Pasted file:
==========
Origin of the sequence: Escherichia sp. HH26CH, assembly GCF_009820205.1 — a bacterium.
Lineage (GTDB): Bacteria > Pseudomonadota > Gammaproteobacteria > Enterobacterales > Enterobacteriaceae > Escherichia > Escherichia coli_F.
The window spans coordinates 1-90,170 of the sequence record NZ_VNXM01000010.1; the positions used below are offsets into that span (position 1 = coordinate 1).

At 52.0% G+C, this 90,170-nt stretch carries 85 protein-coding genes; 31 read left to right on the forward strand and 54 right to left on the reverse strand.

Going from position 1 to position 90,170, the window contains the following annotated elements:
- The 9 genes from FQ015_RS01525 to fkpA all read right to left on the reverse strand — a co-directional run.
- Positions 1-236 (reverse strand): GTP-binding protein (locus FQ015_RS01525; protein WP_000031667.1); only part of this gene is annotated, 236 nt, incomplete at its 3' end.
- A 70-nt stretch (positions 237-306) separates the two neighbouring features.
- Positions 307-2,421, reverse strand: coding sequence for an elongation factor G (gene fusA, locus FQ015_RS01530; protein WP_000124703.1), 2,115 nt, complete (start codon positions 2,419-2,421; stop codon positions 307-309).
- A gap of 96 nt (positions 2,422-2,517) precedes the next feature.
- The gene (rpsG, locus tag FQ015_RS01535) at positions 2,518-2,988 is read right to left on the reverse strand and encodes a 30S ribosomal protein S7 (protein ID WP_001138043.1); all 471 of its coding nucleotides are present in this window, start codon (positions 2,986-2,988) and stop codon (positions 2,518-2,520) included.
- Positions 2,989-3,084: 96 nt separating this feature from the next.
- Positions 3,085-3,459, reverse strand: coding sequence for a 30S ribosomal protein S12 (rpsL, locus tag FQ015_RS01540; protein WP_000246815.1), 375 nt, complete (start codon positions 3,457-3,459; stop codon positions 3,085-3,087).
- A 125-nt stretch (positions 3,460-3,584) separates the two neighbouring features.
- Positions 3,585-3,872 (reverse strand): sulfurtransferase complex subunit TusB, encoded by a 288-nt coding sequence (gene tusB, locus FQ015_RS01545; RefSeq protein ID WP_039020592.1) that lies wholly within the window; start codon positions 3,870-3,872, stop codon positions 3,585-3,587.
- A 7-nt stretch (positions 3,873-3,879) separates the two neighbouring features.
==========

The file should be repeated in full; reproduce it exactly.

Origin of the sequence: Escherichia sp. HH26CH, assembly GCF_009820205.1 — a bacterium.
Lineage (GTDB): Bacteria > Pseudomonadota > Gammaproteobacteria > Enterobacterales > Enterobacteriaceae > Escherichia > Escherichia coli_F.
The window spans coordinates 1-90,170 of the sequence record NZ_VNXM01000010.1; the positions used below are offsets into that span (position 1 = coordinate 1).

At 52.0% G+C, this 90,170-nt stretch carries 85 protein-coding genes; 31 read left to right on the forward strand and 54 right to left on the reverse strand.

Going from position 1 to position 90,170, the window contains the following annotated elements:
- The 9 genes from FQ015_RS01525 to fkpA all read right to left on the reverse strand — a co-directional run.
- Positions 1-236 (reverse strand): GTP-binding protein (locus FQ015_RS01525; protein WP_000031667.1); only part of this gene is annotated, 236 nt, incomplete at its 3' end.
- A 70-nt stretch (positions 237-306) separates the two neighbouring features.
- Positions 307-2,421, reverse strand: coding sequence for an elongation factor G (gene fusA, locus FQ015_RS01530; protein WP_000124703.1), 2,115 nt, complete (start codon positions 2,419-2,421; stop codon positions 307-309).
- A gap of 96 nt (positions 2,422-2,517) precedes the next feature.
- The gene (rpsG, locus tag FQ015_RS01535) at positions 2,518-2,988 is read right to left on the reverse strand and encodes a 30S ribosomal protein S7 (protein ID WP_001138043.1); all 471 of its coding nucleotides are present in this window, start codon (positions 2,986-2,988) and stop codon (positions 2,518-2,520) included.
- Positions 2,989-3,084: 96 nt separating this feature from the next.
- Positions 3,085-3,459, reverse strand: coding sequence for a 30S ribosomal protein S12 (rpsL, locus tag FQ015_RS01540; protein WP_000246815.1), 375 nt, complete (start codon positions 3,457-3,459; stop codon positions 3,085-3,087).
- A 125-nt stretch (positions 3,460-3,584) separates the two neighbouring features.
- Positions 3,585-3,872 (reverse strand): sulfurtransferase complex subunit TusB, encoded by a 288-nt coding sequence (gene tusB, locus FQ015_RS01545; RefSeq protein ID WP_039020592.1) that lies wholly within the window; start codon positions 3,870-3,872, stop codon positions 3,585-3,587.
- A 7-nt stretch (positions 3,873-3,879) separates the two neighbouring features.